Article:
HUNTERSVILLE – Town Manager Greg Ferguson has asked commissioners to consider increasing the tax rate to pay for transportation improvements and the past year’s debt to breed economic development.
Ferguson’s proposed 2014-15 fiscal year budget seeks a $0.0225 increase to $0.305 to fund 2013 debts and projects. He presented it to commissioners during the May 5 meeting.
The town has the lowest tax rate among the 20 most populous municipalities in N.C., Ferguson said. Even with a tax increase, Huntersville, the 18th largest municipality, will still have the lowest tax rate among those cities and towns.
“Tax increases are directly proportional to transportation projects,” Commissioner Ron Julian said, backing Ferguson.
The budget calls for an increase in the annual solid waste fee from $54 to $72 annually because of contract increase in the number of homes served and fuel costs.
Total wholesale power costs will increase by 14.9 percent per Kathy Moyer, director of ElectriCities. This will have a direct effect on the retail rate.
The budget also considers adding one full-time position in the parks and recreation department and includes full costs of the 2013 General Obligation Bonds.
Also included in the budget is a market adjustment of 3 percent for employee salaries in the coming year.
Ferguson wants to increase funding for fire tanks to benefit the Huntersville Volunteer Fire Department.
The budget proposes an increase in the debt service for the $8.1 million of 2013 bonds and reserves $10.975 million to be issued for September of 2018 for the 2015 General Obligation Bonds.
The budget takes into consideration an additional $3 million for the Gilead Road/U.S. 21 intersection improvements. Altogether, the project will come to $9.6 million.
Commissioners will hold a public hearing for the budget on May 19. Ferguson plans for commissioners to adopt the proposed budget June 2.
Medical offices concern Hamptons residents
A developer has interest in building medical offices on 12.42 acres at the west side of U.S. 21 directly across from the Hamptons subdivision at Northdowns Lane.
The Merrifield Partners LLC proposed a subdivision sketch plan to create eight new lots along U.S. 21.
Hamptons residents expressed their concerns at a neighborhood meeting March 20 regarding the proposal, speaking on the issues of traffic, safety and noise.
Residents would like a traffic light installed at U.S. 21 and Northdowns Lanes, but also worry that too much traffic means congestion. They are concerned for the noise that will be brought on from I-77 once the site is cleared and plans for a bridge running through the site.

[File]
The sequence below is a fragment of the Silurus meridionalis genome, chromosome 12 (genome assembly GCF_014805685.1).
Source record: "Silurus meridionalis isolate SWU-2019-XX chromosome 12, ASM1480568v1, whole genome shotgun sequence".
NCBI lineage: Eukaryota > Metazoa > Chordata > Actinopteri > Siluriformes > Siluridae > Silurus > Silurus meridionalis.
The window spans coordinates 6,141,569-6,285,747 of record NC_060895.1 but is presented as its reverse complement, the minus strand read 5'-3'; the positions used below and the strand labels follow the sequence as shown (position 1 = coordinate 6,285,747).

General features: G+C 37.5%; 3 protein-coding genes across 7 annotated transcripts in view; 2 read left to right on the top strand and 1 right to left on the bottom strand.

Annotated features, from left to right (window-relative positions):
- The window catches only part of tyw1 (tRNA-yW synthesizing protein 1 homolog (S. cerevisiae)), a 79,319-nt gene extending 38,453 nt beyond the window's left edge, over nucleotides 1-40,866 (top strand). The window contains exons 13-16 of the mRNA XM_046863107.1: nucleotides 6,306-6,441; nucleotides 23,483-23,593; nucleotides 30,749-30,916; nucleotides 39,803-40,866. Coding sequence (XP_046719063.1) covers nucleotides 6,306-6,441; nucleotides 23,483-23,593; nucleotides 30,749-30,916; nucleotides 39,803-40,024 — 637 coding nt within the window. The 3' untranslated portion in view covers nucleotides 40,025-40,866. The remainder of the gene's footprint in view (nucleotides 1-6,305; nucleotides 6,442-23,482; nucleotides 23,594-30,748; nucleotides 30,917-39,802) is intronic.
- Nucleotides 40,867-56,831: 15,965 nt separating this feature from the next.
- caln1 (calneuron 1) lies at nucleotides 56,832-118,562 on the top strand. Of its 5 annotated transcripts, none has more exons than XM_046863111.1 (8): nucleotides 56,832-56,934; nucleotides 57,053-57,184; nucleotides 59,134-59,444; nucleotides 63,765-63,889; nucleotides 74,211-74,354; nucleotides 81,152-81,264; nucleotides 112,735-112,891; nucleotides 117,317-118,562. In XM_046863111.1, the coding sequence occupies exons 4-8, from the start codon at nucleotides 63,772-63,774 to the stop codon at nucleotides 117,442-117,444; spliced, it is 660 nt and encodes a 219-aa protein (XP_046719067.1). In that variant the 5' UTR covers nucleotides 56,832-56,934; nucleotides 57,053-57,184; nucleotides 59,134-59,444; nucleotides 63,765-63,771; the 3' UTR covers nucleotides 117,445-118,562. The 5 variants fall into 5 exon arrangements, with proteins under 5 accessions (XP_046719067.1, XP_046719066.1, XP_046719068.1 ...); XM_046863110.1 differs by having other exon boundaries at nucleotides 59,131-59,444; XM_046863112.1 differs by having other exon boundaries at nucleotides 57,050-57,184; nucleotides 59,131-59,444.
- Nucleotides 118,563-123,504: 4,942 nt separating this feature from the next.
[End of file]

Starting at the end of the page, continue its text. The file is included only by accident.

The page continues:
While there are some Hamptons residents who support the plan, Todd Kunz, president of the Hamptons HOA, said the property across the street will cause safety concerns at the Northdowns intersection, as well as water run-off issues and tree mitigation.
“More developments means less safety,” Kunz said.
Laura Begram, Hampton’s resident, worries that the aesthetics of the neighborhood will be affected if property were to be built across the street from the entrance.
“Aesthetics really make up this community,” she said. “I want to see the neighborhood enhanced, not harmed.”
Susan Iruin, representative attorney of the developer, said the bridge that will go through the medical facility and cross over I-77 will help traffic flow and will not affect aesthetics negatively.
“We will include the addition of turn lanes at the entrance of the offices and the Hamptons neighborhood and a left-turn lane at Sam Furr Road,” she said, while speaking to traffic congestion.
After hearing multiple sides of the plan, the town board voted to defer a decision until the May 19 meeting.
In other business:
• One More Neighborhood, Inc. requested to rezone approximately 0.88 acres from general residential and manufactured home overlay to highway commercial conditional district at 11707 Cimmaron Road and 11700 and 11708 McCoy Road. All commissioners denied the request and accepted the withdrawal of the applicant.
• With the exception of commissioners Rob Kidwell and Danny Phillips, town board members approved the decision to buy property at 201 Huntersville-Concord Road. The property is part of Main and Maxwell Park.
• Town board members supported the motion for the legislators to look at the coal ash spill in N.C. and take action immediately. The board urges the General Assembly pass legislation to prohibit the placement of any additional waste into any coal ash ponds. They ask to require all coal ash in the state to be moved to safe and dry storage away from water resources.
• Ferguson welcomed Cleveland Spruill, the new police chief, at the May 5 town board meeting. Spruill started his role that same day.